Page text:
The big 'names' of 2008 in the sporting world remained the same as in previous years but this year, courtesy of the 2008 Olympics and the 2008 Football European Championships, some new names gained attention and wider public acclaim.
Before the summer of 2008 it's doubtful that Chris Hoy, Rebecca Adlington, Rebecca Romero, Rebecca Adlington and Usain Bolt to name five. were names known beyond the spectators of cycling, swimming and track and field - by the end of the summer their names, faces and Gold medals were as familiar to us as those of Ovett, Goodhew and Johnson had been in the past. The success of Team GB in winning nineteen golds and forty seven medals in total in Beijing brought with it some fantastic memories for competitor and spectator alike and showed that a combination of state sponsorship, via the National Lottery, and nurtured natural talent can produce exceptional results .
Usain Bolt began the summer in style at the Reebok Grand Prix in New York. On May 31 he ran 9.72 in the 100 metres, in what was only his fourth race at the distance in international athletics, taking an impressive 0.02 off of the existing record. In Beijing, Bolt seemed to belong in another world, beating the legendary Michael Johnson's 12 year record over 200 metres, lowering his own World Record to 9.69 in the 100 Metres Semi Finals and then he ran the third leg in the Jamaican team that won the 4 x 100 metre relay, oh and he also became the first man since Carl Lewis to win the 100m and 200m at the same Olympics.
Mark Cavendish set the scene for what would be the greatest summer in the history of British cycling. He won two stages in the Giro d'Italia in May, four stages in the Tour de France in July, the first three stages in the Tour of Ireland in early August and then won three stages in the Tour of Missouri in September. In one of those horrible twists of fate that sport occasionally throws up 'Cav' returned home from the Beijing Olympics the only member of the Cycling Squad not to win a medal.
Xavi Hernandez, Cesc Fabregas and Fernando Torres were the stars of Euro 2008 as Spain finally ended forty four years of waiting and left England as the only major footballing nation in the world not to have won an International competition in the last forty years. Spain provided nine players in the team of the tournament, they had the Golden Boot winner in David Villa and the player of the Tournament in Xavi. For a while it did seem as if the dream ticket final of Holland v Spain was a real personality but having played the best football of the opening round of matches the Dutch managed to run out of steam against Russia. That was as good as it got for Russia who were outclassed by the Spanish 3-0 in the semi-final. Germany reached the final by beating the surprise team of the competition: Turkey.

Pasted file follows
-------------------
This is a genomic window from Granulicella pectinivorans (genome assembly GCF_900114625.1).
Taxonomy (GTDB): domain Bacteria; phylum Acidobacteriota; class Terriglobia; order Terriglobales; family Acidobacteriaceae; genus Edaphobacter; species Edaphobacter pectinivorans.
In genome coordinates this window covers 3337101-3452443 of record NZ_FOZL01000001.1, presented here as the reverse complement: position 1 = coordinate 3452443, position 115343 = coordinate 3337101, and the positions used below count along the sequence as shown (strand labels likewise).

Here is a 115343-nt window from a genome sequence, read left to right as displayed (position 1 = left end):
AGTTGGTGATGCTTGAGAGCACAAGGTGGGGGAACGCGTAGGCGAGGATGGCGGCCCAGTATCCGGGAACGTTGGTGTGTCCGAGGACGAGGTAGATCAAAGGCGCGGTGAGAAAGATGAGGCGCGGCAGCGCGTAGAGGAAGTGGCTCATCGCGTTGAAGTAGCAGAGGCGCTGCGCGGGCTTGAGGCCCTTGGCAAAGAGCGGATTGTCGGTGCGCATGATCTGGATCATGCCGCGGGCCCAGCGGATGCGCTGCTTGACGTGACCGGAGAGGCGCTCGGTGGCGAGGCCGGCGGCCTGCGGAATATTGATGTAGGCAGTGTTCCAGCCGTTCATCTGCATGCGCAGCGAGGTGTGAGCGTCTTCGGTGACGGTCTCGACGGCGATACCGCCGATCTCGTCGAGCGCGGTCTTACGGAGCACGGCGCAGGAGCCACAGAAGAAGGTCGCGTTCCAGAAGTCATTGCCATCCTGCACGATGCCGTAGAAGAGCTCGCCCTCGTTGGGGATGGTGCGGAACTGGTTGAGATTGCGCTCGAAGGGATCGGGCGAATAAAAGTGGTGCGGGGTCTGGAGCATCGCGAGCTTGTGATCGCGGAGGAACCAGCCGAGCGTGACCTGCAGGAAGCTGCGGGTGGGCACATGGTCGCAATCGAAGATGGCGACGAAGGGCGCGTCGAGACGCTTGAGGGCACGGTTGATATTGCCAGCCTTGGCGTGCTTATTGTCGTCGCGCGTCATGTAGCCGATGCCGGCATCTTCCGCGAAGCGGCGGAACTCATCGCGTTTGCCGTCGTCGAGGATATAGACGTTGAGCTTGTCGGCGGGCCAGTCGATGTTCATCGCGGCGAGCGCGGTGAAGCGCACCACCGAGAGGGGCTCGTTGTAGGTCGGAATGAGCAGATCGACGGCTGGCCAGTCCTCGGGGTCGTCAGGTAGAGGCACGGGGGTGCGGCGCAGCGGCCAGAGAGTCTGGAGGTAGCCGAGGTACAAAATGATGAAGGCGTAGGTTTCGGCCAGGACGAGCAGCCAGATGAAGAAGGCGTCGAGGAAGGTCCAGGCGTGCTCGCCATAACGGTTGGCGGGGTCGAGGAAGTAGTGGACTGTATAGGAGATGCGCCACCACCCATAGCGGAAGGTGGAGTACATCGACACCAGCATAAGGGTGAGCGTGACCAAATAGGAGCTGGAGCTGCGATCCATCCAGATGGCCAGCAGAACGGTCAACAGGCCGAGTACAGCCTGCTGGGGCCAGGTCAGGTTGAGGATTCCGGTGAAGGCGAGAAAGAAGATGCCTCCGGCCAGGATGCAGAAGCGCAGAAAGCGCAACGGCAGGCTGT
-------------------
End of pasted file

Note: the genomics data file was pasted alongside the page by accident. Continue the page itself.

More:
In the group matches Turkey had needed to beat the Czech Republic to progress to the knockout stage and they did that by scoring two goals in the last three minutes, in the knockout stages they scored two minutes into added on time at the end of extra time against Croatia to take the match to penalties. The Turks won the shoot-out 3-1. With four minutes left of the semi-final, against Germany, Turkey were losing 1-2, they equalised and then watched in horror as Philip Lahm scored a ninetieth minute winner.
In the final a ball from Xavi through to Fernando Torres enabled the Liverpool forward to beat Jens Lehmann and win the trophy for the great underachievers of European football.
In club football it was the year of the all-English Champions League Final, played bizarrely in Moscow, the capital of a country that has yet to provide a finalist for Europe's leading club competition. Manchester United were the better side for an hour and then Chelsea seemed to have the upper hand, literally in the case of Didier Drogba who was sent off for slapping Nemanja Vidic. The match was decided on penalties and ultimately it was decided by John Terry slipping at the crucial moment and missing the chance to win it 5-4 for Chelsea. Once Terry had missed it was left to Anderson and Giggs to score penalties for United and Kalou for Chelsea, Nicolas Anelka then took possibly the worst penalty in the history of penalty shoot outs and Manchester United added the Champions League to the Premiership title.